Researchers at North Carolina State University have developed a technique that enables the integration of graphene, graphene oxide (GO) and reduced graphene oxide (rGO) onto silicon substrates at room temperature by using nanosecond pulsed laser annealing. The advance may open the door to the possibility of creating new electronic devices, such as smart biomedical sensors.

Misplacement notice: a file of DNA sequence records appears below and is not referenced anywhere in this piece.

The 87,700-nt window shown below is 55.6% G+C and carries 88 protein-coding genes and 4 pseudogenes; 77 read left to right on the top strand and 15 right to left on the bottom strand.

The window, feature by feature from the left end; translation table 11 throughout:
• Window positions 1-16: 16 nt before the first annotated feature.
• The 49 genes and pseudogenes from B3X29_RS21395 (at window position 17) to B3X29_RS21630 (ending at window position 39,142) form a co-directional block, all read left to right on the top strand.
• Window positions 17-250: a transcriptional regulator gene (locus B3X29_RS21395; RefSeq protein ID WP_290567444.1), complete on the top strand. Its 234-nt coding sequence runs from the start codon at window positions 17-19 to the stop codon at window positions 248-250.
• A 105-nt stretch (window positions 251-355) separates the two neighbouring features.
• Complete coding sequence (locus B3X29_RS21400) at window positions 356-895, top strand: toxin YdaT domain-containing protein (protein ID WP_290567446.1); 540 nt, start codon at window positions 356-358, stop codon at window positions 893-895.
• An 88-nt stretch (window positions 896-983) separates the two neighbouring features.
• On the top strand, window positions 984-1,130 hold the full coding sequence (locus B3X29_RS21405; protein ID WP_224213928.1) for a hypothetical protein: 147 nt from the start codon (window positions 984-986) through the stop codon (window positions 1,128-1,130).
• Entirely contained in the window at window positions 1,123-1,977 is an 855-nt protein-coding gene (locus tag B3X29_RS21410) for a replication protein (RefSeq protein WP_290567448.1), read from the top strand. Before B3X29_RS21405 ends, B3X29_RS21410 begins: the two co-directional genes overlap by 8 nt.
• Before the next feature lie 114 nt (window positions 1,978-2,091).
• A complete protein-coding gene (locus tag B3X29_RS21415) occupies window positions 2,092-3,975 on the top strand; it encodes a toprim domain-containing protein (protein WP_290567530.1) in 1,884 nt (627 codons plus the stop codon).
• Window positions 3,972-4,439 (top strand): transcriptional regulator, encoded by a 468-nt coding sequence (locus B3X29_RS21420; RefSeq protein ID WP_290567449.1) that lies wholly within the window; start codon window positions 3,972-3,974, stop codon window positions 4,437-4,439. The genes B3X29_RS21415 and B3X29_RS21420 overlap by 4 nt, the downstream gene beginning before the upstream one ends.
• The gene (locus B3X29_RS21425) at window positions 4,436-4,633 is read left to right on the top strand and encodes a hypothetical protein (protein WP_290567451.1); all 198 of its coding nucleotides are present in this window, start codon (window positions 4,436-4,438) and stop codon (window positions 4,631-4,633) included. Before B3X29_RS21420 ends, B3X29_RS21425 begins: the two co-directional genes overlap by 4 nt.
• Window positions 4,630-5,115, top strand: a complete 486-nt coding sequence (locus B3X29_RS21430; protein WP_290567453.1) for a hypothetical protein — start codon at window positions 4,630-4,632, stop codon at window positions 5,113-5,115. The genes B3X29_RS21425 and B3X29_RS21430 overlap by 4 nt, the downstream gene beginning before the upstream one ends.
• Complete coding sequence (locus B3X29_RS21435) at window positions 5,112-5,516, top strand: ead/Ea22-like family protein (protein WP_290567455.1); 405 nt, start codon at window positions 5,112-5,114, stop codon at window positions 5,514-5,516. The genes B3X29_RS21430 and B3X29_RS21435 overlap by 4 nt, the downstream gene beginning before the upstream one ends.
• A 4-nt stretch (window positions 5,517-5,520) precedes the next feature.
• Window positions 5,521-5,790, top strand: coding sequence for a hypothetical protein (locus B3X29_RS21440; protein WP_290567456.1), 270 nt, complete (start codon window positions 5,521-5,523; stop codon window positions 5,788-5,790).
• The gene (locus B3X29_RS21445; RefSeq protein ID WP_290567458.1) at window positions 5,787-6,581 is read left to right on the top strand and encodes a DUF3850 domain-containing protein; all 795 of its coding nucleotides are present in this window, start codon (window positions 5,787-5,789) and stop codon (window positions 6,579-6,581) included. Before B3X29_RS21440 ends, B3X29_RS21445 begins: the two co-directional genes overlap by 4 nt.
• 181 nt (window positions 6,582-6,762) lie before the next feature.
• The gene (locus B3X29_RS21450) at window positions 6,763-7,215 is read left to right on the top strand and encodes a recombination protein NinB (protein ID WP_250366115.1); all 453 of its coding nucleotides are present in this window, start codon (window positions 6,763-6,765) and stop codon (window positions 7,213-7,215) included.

In this new technique, the researchers start with a silicon substrate. They top that with a layer of single-crystal titanium nitride, using domain matching epitaxy to ensure the crystalline structure of the titanium nitride is aligned with the structure of the silicon. They then place a layer of copper-carbon alloy on top of the titanium nitride, again using domain matching epitaxy. Finally, the researchers melt the surface of the alloy with nanosecond laser pulses, which pulls carbon to the surface.